Preeclampsia is a condition that usually develops in the later stages of pregnancy and is marked by high maternal blood pressure, protein in the urine, and swelling of the hands and feet. Fetal complications can include low birth weight, premature birth, and stillbirth. The only definite treatment for preeclampsia is delivery.
Avoiding preeclampsia is not the only reason to get serious about good nutrition prior to pregnancy. Experts agree that developing good eating habits and establishing appropriate levels of vitamins and minerals in the body before becoming pregnant is just as important as what is eaten during pregnancy. Aside from the overall benefits of good nutrition, developing better eating habits before becoming pregnant makes it easier to eat healthfully during pregnancy. Furthermore, many women may become pregnant without realizing it right away.
Maintain a healthy weight: Being overweight, or underweight, can directly affect a babys birth weight and increase the risk of complications during pregnancy. Underweight women tend to have a higher risk of giving birth to a low-birth weight baby, while overweight women are more likely to develop gestational diabetes, high blood pressure, complications during delivery, and have overweight children.
FACT: Up to 38% of pregnancies occur in women who are overweight at conception.
There are three key nutrients that are especially important to get enough of before and during pregnancy.
Important for: Development of the fetus (especially the brain and spinal cord) during the first months of pregnancy. Adequate folic acid intake has been shown to prevent neural tube birth defects.
How much? Women of childbearing age should consume 400 µg per day of folic acid from fortified foods, supplements, or both, in addition to folate contained in a varied diet. Almost all prenatal vitamins contain at least the minimum recommended amount of folic acid.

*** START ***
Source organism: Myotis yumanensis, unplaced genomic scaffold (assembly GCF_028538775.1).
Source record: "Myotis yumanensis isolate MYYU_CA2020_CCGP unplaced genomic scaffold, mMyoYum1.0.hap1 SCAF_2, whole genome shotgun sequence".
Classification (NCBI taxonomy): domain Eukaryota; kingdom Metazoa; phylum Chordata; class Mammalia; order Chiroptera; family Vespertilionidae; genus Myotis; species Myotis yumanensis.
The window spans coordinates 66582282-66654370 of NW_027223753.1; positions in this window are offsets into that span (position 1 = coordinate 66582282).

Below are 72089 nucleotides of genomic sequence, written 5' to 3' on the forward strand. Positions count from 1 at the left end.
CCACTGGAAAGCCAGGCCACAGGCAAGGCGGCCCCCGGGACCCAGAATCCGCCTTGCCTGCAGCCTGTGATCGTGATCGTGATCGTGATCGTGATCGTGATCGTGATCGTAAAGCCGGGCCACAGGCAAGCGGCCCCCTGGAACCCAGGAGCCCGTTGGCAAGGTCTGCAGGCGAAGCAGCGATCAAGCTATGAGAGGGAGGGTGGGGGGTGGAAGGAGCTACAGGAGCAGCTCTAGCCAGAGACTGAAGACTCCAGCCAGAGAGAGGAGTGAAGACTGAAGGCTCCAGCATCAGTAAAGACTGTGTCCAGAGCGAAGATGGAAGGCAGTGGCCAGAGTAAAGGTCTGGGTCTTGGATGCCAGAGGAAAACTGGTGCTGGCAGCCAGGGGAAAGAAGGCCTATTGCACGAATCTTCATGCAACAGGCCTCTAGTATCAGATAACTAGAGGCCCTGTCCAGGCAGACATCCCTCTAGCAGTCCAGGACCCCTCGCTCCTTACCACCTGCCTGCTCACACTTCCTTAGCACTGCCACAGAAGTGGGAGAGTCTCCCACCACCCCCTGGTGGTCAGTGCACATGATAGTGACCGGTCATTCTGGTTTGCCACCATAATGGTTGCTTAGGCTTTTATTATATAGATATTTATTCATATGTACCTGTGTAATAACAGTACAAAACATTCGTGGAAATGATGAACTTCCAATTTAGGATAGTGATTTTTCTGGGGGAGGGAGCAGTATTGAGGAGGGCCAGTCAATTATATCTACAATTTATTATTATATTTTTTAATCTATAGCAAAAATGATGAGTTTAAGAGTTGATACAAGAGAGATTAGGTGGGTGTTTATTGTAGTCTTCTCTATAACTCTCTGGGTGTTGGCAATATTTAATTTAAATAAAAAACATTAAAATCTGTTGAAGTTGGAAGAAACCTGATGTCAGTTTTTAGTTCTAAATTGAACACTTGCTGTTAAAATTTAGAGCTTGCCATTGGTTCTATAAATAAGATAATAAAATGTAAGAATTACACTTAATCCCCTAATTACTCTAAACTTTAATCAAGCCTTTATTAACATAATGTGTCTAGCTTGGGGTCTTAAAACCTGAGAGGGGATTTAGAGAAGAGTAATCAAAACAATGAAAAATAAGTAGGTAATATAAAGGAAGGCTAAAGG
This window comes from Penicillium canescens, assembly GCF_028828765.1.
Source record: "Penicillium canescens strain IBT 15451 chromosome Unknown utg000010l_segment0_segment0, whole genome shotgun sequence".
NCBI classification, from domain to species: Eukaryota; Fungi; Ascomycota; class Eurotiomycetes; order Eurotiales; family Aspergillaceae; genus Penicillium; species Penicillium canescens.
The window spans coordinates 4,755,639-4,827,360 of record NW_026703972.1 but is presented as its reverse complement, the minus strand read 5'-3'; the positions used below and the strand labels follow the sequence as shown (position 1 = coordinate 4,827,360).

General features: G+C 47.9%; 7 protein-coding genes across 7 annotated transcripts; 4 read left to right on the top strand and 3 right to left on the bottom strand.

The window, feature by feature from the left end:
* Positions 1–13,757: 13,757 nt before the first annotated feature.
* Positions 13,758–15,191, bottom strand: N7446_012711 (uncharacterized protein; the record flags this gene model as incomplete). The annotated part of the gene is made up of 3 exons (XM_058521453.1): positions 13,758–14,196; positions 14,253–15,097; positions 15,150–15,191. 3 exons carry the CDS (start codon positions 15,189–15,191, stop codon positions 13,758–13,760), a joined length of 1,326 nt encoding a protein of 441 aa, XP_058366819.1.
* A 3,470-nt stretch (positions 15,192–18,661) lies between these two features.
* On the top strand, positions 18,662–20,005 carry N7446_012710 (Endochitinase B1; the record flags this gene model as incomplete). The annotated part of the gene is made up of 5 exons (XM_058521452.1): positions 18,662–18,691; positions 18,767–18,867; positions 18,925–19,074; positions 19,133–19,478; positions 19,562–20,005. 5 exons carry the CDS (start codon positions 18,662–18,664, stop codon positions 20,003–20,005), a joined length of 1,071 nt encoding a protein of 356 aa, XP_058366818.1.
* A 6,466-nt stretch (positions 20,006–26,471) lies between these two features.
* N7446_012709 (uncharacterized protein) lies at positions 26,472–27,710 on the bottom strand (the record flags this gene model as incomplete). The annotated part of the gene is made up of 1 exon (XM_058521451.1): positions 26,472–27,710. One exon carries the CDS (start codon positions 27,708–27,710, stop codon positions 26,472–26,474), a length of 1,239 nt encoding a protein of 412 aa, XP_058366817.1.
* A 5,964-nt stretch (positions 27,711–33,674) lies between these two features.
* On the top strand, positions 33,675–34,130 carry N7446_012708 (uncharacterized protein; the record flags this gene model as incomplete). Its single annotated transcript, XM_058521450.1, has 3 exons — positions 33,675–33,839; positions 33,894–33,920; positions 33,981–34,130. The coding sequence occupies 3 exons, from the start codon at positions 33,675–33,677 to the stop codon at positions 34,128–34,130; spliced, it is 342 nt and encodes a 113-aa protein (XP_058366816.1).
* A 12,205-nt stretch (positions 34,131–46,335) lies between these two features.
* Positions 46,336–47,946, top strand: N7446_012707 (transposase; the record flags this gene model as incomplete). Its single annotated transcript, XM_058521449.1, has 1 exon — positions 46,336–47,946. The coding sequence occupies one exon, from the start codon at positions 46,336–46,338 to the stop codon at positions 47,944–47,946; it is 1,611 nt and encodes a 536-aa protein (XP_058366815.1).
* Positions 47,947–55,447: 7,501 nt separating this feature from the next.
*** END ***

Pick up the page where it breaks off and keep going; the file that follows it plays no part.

Where to find it: Folate is found naturally is green leafy vegetables and citrus fruits as well as fortified cereals and other fortified foods.
Important for: Keeping bones healthy before and during pregnancy. It is important to build up bone mineral density before becoming pregnant to compensate for the added stress and calcium requirements during pregnancy.
How much? 1300 mg/day for women aged 14-18, and 1,000 mg/day for ages 19-54.
Where to find it: Dairy products are an excellent source of calcium as well as some vegetables like broccoli, and calcium fortified foods such as orange juice, soymilk, and many breakfast cereals.
Ideally women trying to conceive should start taking a prenatal multivitamin before they become pregnant. It is possible to get almost all the nutrients needed with a well planned diet, however many women do not meet this standard. Think of a multi as an insurance policy for your most precious possession!